In case you missed it, yesterday (Friday, January 13), Congresswoman Victoria Spartz (R-IN), who sits on the House Antitrust Subcommittee, sent a brief letter (shorter than this blog post!) to FTC Chair Lina Khan, flagging a constitutional concern with the FTC’s proposed rule to ban noncompetes, and questioning both the need for the ban and one of the premises supporting the proposed rule.
In case you missed the bigger picture, the FTC issued a notice of proposed rulemaking (called an NPRM) for a rule that would ban virtually all noncompetes, as well as potentially many nondisclosure agreements (necessary to protect trade secrets), nonsolicitation agreements (necessary to preserve a company’s customer base), and other restrictive covenants. I wrote a “short” (much longer than this blog post) article summarizing the rule, what its problems are, and what to do about it (behind a paywall) and also recorded a Fairly Competing podcast episode covering it in detail with John Marsh and Ben Fink.
Congresswoman Spartz’s letter is a short read, but it succinctly zones right in on one of the very concerns we have been flagging since first learning (in 2020, I believe) that the FTC was contemplating a rule banning noncompetes, i.e., the FTC likely lacks authority to issue such a rule.
The point is also quite similar to one recently raised in a WSJ opinion by Eugene Scalia, noting, quite correctly (based on a study estimating the number of workers who presently have noncompetes), that the proposed rule would “rewrit[e] 30 million contracts and overrid[e] 47 state laws.”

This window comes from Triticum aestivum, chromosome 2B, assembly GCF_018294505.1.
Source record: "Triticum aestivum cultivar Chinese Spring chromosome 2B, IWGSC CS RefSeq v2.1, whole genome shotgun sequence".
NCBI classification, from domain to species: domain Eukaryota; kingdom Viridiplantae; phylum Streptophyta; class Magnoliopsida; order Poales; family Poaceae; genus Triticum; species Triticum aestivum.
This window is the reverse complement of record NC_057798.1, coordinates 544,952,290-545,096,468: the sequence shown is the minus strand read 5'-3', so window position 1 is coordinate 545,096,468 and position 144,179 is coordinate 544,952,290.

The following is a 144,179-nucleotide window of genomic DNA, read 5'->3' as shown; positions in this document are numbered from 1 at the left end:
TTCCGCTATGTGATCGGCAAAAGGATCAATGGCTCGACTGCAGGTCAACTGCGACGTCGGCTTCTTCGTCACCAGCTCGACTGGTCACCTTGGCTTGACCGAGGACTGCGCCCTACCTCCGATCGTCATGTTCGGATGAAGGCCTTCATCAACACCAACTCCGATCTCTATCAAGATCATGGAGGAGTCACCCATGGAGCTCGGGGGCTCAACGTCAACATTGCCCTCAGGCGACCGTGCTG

It would actually also rewrite part of even California’s, North Dakota’s, Oklahoma’s, and Washington, D.C.’s noncompete laws.
My take is simply that, whether or not you agree with the policy behind a noncompete ban (partial or total), the threshold question remains: Does the FTC have authority to do it? Stuart Gerson and Erik Weibust (both of Epstein Becker & Green, Stuart being a former partner of mine when I was there) were the first to write a detailed analysis of the issue. (Admittedly, it may be more accurate to say that it was the first in-depth article I saw about it.)
With the proposed rule (or some version of it) now almost certain to be a reality, this threshold issue will be front and center in legal challenges quite soon. In that regard, the proposed rule is subject to a 60-day comment period, following publication in the Federal Register, and then, once final, would not become operative for another 180 days. So, you can expect challenges to start during that window.
In the meantime, I am drafting another letter (see here for earlier letters) to submit comments that will (among other things) identify the lack of authority, provide some history and background on the issues, explain the pros, cons, and practical realities of noncompetes, highlight the many reasons that the research does not support a ban (and certainly not a full ban at all levels across all industries), correct certain mistakes in the 216-page NPRM (originally 218, when first released), and identify solutions (assuming the FTC has authority) for a more-balanced approach.
As in the past, I expect to be joined by many lawyers from around the country, each of whom has given careful consideration and attention to the issues, which will be be summarized in brief bios of each attached to the letter. The purpose of having so many people review and sign on the letters is (and has been) that it ensures that the FTC receives valuable insights that are the aggregation of extensive, practical, hands-on experience derived from many years of learning in many states around the country.
If you are interested in providing comments and signing on (subject, of course, to review and agreement with the final draft), please email my paralegal, Erika Hahn and email me at your earliest convenience. If you, instead, wish to comment on your own (whatever your perspective), now would be the time.